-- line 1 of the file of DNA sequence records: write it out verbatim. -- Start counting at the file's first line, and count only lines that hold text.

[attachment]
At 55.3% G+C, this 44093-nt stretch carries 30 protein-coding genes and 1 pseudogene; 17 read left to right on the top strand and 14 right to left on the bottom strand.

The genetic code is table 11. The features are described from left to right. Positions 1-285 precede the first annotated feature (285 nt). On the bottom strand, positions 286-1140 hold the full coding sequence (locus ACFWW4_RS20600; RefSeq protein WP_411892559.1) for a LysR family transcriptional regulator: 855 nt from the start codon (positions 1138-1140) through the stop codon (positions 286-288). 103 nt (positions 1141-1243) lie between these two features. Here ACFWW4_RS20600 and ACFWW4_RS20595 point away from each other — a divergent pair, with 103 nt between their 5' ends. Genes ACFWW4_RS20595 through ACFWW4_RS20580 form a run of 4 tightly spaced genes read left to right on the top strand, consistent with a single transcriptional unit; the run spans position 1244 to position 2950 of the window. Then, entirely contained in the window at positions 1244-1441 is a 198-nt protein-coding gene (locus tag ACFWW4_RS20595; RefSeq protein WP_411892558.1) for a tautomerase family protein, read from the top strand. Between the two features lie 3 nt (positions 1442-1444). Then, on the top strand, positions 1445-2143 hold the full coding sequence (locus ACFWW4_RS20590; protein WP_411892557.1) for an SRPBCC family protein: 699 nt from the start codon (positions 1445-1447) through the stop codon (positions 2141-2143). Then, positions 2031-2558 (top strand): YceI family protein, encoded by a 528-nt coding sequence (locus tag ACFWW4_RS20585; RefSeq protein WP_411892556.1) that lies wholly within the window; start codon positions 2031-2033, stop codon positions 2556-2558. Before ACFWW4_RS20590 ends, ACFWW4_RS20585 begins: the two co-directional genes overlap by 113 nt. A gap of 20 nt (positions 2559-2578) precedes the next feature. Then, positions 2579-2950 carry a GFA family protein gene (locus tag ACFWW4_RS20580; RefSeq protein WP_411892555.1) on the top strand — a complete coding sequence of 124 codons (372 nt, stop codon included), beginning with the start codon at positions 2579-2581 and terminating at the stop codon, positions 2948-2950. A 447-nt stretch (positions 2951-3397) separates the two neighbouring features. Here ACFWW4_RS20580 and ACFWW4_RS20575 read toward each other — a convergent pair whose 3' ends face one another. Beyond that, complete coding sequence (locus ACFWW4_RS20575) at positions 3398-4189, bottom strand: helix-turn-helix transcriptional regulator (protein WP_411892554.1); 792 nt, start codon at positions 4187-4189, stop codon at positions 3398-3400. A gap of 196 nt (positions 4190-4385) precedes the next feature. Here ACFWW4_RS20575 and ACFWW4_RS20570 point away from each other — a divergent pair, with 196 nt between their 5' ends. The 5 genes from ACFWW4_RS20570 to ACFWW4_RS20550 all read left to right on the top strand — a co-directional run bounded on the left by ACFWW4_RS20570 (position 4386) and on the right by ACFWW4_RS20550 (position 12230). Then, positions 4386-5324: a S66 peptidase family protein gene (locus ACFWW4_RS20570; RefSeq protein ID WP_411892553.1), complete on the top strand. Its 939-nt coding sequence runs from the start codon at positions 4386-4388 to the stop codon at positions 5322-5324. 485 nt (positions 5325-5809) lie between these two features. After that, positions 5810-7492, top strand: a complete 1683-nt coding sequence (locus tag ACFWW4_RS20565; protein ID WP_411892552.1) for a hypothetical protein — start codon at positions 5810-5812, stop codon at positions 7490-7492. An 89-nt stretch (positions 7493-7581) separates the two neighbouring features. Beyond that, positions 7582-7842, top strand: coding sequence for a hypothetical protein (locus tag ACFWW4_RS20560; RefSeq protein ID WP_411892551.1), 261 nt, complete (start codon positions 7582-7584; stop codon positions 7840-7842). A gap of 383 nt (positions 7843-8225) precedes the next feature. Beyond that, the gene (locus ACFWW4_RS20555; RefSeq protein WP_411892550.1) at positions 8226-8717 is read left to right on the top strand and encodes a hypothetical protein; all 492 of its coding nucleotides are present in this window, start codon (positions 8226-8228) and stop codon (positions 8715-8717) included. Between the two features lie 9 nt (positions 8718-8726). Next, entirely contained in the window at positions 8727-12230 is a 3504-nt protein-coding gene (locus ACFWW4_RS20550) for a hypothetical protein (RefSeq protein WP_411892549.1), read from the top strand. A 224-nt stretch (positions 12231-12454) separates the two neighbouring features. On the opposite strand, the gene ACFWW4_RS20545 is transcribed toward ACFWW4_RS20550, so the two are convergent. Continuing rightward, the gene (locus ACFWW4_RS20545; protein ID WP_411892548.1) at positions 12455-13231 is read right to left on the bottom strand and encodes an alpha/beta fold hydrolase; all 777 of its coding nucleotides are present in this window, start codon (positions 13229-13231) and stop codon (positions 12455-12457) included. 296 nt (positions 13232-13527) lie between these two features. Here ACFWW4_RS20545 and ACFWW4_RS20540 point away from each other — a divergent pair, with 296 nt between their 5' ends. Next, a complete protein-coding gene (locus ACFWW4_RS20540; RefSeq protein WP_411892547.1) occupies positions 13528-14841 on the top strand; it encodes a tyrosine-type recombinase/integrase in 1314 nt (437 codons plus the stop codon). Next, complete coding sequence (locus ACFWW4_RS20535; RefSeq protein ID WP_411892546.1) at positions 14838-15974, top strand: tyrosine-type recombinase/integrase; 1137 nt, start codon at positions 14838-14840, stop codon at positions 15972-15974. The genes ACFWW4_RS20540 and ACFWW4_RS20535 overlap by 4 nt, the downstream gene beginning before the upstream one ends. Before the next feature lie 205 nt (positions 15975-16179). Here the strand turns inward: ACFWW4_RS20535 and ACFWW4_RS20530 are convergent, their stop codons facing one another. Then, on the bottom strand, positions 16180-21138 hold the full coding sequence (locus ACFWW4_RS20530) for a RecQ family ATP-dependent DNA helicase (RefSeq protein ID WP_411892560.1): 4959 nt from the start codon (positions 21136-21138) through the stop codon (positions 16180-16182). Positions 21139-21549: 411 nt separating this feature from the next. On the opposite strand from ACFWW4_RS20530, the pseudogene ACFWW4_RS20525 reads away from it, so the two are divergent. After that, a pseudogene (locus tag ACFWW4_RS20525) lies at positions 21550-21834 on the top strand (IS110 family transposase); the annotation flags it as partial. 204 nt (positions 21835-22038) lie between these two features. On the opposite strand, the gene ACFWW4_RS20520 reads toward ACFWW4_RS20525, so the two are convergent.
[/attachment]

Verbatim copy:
At 55.3% G+C, this 44093-nt stretch carries 30 protein-coding genes and 1 pseudogene; 17 read left to right on the top strand and 14 right to left on the bottom strand.